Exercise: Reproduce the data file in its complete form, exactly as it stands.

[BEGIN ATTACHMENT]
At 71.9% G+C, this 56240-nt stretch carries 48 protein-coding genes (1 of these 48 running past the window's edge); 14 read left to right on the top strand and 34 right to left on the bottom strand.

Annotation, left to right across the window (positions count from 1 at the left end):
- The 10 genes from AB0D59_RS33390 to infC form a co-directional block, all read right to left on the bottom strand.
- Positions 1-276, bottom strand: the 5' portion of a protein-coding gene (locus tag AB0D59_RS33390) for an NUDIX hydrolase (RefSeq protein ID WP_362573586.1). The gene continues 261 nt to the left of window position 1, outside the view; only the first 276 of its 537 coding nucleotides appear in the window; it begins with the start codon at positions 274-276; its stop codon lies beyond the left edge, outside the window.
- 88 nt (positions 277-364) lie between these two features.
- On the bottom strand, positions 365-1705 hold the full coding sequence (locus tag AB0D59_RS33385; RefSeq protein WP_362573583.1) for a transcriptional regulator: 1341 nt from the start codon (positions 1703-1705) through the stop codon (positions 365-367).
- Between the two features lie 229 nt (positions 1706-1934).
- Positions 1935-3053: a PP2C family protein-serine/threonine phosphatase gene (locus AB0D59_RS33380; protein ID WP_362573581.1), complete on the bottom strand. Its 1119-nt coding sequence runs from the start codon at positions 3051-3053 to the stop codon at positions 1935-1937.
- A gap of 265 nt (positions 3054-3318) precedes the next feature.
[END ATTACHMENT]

At 71.9% G+C, this 56240-nt stretch carries 48 protein-coding genes (1 of these 48 running past the window's edge); 14 read left to right on the top strand and 34 right to left on the bottom strand.

Annotation, left to right across the window (positions count from 1 at the left end):
- The 10 genes from AB0D59_RS33390 to infC form a co-directional block, all read right to left on the bottom strand.
- Positions 1-276, bottom strand: the 5' portion of a protein-coding gene (locus tag AB0D59_RS33390) for an NUDIX hydrolase (RefSeq protein ID WP_362573586.1). The gene continues 261 nt to the left of window position 1, outside the view; only the first 276 of its 537 coding nucleotides appear in the window; it begins with the start codon at positions 274-276; its stop codon lies beyond the left edge, outside the window.
- 88 nt (positions 277-364) lie between these two features.
- On the bottom strand, positions 365-1705 hold the full coding sequence (locus tag AB0D59_RS33385; RefSeq protein WP_362573583.1) for a transcriptional regulator: 1341 nt from the start codon (positions 1703-1705) through the stop codon (positions 365-367).
- Between the two features lie 229 nt (positions 1706-1934).
- Positions 1935-3053: a PP2C family protein-serine/threonine phosphatase gene (locus AB0D59_RS33380; protein ID WP_362573581.1), complete on the bottom strand. Its 1119-nt coding sequence runs from the start codon at positions 3051-3053 to the stop codon at positions 1935-1937.
- A gap of 265 nt (positions 3054-3318) precedes the next feature.